I have created a Google Calendar for those who would like to have the daily prompts in their google calendar. Here is a link to the Instructions for subscribing to that.

I would love to see even more people I know participating. I hope you'll join in on the fun.

Here are a few of my favorites from the June Photo a Day Challenge

sign
June 5th - sign
drink
June 7th - drink
from a low angle
June 12th from a low angle
in your bag
June 17th in your bag
movement
June 23rd movement
bathroom
June 27th bathroom

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Audiobook – The Shape of Water by Andrea Camilleri

>> Friday, June 29, 2012

The Shape of Water by Andrea Camilleri

The Shape of Water by Andrea Camilleri
(Translated by Stephen Sartarelli)

Genre: Mystery
Series: #1 in the Inspector Montalbano Series
Publisher: Blackstone Audio
Publication Date: 2006 by Blackstone (Book originally published
Length: 4 hours, 4 minutes
Read by: Grover Gardner
Source: Library

The Short Version:
This is the first in a police procedural series featuring a Sicilian detective that combines interesting mysteries with wit and an interesting locale.

Why I Read It:
I enjoy Grover Gardner’s narration and since I’m caught up with the Andy Carpenter series I was looking for another series featuring him. A conversation on Twitter led me to give this series a try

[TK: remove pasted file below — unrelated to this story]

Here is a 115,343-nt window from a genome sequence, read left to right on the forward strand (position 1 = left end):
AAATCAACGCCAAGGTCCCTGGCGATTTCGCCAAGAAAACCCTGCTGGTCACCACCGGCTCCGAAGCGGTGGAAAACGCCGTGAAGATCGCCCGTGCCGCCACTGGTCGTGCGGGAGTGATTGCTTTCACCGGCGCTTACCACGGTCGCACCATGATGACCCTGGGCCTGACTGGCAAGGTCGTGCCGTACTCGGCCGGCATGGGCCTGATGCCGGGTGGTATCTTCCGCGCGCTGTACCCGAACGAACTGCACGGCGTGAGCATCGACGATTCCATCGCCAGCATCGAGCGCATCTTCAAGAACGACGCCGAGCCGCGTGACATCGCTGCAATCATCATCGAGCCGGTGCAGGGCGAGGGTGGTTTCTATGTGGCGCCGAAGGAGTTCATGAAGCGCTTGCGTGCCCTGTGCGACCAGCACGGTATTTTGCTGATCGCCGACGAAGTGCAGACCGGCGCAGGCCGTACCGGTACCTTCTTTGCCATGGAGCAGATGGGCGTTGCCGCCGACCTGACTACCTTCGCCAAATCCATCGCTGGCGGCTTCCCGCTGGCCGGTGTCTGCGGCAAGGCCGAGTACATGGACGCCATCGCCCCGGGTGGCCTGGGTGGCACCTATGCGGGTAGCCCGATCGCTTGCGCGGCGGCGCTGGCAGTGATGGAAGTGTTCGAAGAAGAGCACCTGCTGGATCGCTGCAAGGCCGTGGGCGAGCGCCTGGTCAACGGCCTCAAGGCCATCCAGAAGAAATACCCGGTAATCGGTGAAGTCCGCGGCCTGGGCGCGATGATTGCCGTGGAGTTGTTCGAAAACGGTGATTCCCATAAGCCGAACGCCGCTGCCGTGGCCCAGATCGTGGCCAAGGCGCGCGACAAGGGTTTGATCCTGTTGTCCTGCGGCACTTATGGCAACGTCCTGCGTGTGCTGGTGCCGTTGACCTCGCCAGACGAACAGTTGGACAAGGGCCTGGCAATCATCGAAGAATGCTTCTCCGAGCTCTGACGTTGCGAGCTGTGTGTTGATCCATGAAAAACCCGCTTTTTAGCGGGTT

The Book:
Between the twisty plot and large cast I don’t think I can coherently summarize this one myself so I’m going with the publisher’s synopsis

From the publisher:
Andrea Camilleri's novels starring Inspector Montalbano have become an international sensation in eight different languages. This funny and fast-paced Sicilian page-turner will be a delicious discovery for mystery afficionados and fiction lovers alike.

Early one morning, Silvio Lupanello, a big shot in the village of Vigàta, is found dead in his car with his pants around his knees. The car happens to be parked in a rough part of town frequented by prostitutes and drug dealers, and as the news of his death spreads, the rumors begin. Enter Inspector Salvo Montalbano, Vigàta's most respected detective. With his characteristic mix of humor, cynicism, compassion, and love of good food, Montalbano goes into battle against the powerful and the corrupt who are determined to block his path to the real killer.

My Thoughts:
I was looking for some fairly short audiobooks that would appeal to The Hubster as well as me for our vacation road trip listening. This one at just over four hours was perfect. I already knew that The Hubster enjoys listening to Grover Gardner as much as I do so I figured he’d be willing to give this series a shot.

I have to say that at first we both commented that due to the high number of similar sounding names it might have been better to read this instead of listening so we could flip back and keep track of characters. Fortunately that feeling did not last long. By about a third of the way through the first disc we were no longer concerned and were thoroughly enjoying the story.